State senator warns Gloucester’s use of sales tax increase could have ‘chilling’ effect for other communities

Gloucester

GLOUCESTER, Va. (WAVY) — The Gloucester County Board of Supervisors voted to approve its fiscal year 2022 budget Monday night amid a controversy that appears far from over.

The 5-2 vote only further solidified the divide that has formed between some board members, the school board, state leaders and some of the community over the issue of how an estimated annual $5 million in new sales tax revenues should be spent.

The budget recommended by County Administrator Brent Fedors and approved by the board increases the county sales tax by 1% on July 1 and uses the majority of the new revenue to pay down the debt of school projects already completed.

Gloucester’s school superintendent, school board chair, and local education advocates contend it is not what 62% of voters in the county approved the tax hike for. They say the money is meant to help complete projects in the planning stages.

They have the backing of the state’s top Republican.

“It would be disappointing if they misinterpreted the legislation like that,” Sen. Tommy Norment (R-James City County) said in a text message ahead of the board’s vote.

In a letter sent to the board last month, Norment, as well as Del. Keith Hodges (R-Urbanna), highlighted that legislation specifies that revenues from the additional sales tax are only to be used on “new” construction and major renovations to schools.

He warns under the county’s plan, other communities may not be given similar opportunities to raise their sales tax in the future.

“It could have a ‘chilling’ effect on other localities getting a similar benefit,” Norment said. “Isle of Wight’s [county] bill [for tax increase to pay for school construction] died this year.”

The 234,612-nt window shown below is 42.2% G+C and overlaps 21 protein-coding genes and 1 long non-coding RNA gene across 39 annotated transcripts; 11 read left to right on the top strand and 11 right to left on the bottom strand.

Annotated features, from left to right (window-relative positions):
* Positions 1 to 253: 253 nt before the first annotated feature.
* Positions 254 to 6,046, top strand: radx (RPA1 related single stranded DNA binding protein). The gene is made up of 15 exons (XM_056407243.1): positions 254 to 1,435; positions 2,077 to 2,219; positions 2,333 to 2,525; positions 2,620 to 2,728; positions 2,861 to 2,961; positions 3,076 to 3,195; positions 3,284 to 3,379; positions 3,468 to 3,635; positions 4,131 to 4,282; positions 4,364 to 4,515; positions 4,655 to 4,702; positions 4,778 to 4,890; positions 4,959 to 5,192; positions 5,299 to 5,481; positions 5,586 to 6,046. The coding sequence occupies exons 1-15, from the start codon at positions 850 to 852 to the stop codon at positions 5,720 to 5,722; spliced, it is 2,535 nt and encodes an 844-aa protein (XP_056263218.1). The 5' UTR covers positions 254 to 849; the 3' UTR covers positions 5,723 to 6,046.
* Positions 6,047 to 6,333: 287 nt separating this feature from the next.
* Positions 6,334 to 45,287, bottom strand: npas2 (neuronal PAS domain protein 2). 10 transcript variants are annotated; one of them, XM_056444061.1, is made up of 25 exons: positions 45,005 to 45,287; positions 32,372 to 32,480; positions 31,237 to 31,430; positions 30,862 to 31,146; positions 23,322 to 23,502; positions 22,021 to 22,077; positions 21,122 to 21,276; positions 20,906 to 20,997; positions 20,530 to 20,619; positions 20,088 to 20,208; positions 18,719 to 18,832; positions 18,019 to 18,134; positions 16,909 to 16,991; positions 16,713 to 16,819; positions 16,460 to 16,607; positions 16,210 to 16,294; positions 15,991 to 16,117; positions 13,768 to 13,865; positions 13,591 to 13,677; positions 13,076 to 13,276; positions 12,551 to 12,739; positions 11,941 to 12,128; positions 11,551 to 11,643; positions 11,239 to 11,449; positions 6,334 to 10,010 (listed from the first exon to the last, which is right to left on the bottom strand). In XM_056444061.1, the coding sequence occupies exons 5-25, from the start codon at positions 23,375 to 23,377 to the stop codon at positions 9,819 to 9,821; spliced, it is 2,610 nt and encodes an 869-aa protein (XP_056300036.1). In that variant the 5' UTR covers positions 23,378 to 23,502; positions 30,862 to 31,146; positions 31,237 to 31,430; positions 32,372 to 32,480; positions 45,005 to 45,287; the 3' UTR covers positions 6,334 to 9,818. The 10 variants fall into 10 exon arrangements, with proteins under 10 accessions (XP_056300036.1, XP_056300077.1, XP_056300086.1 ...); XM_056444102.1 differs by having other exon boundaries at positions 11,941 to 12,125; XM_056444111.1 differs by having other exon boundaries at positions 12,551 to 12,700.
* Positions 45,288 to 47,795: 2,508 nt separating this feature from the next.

However the letter did little to change the mind of board chair Bob “JJ” Orth, who blames the school board for getting the state lawmakers involved.

“This is a local issue that the school board should have come to us to talk about,” Orth said. “There was no opportunity to in any way shape or form, have any kind of compromise any kid of discussion. We were immediately thrown under the bus.”

However Robin Rice, chair of the Gloucester County School Board, said that is not how she remembers things playing out at all.

“I think that (Orth) is in a defensive mode,” Rice said.

Rice said she expressed her concerns with the plan to use the sales tax to pay down past debt on March 12 with Orth in a meeting.

Rice said the voters were led to believe that a new punch list of projects was going to be addressed with the roughly $100 million in new revenue estimated over 20 years.

Specifically Rice said the community was looking forward to a robust Gloucester High School renovation.

Not only would the money be enough to cover $42 million for a new roof and HVAC system for the county’s only high school, but also for interior classroom renovations.

“So our students are not learning in classrooms that are 1970s standards,” Rice said.

The School Board voted last week to send the Board of Supervisors a proposal that would bring the total request for Gloucester High School funding to more than $70 million.

To this Orth said the School Board was “asleep at the wheel” for not getting it to them sooner.

“We gotta stop this crap that is going on between the school board and the board of supervisors because we are not getting anywhere,” Orth said.

Orth pointed out that the county is providing for a 5% raise for all teachers and staff, while keeping the real estate tax rate flat for another two years.

“How many places can you say can you say can do that in this day in time when so many people are suffering from the COVID crisis?” Orth said.

However Rice is now awaiting an opinion from the Attorney General on if the Board of Supervisor’s actions was legal.

“I think it’s sending a very clear message that [the Board of Supervisors] are not listening to their constituents.”

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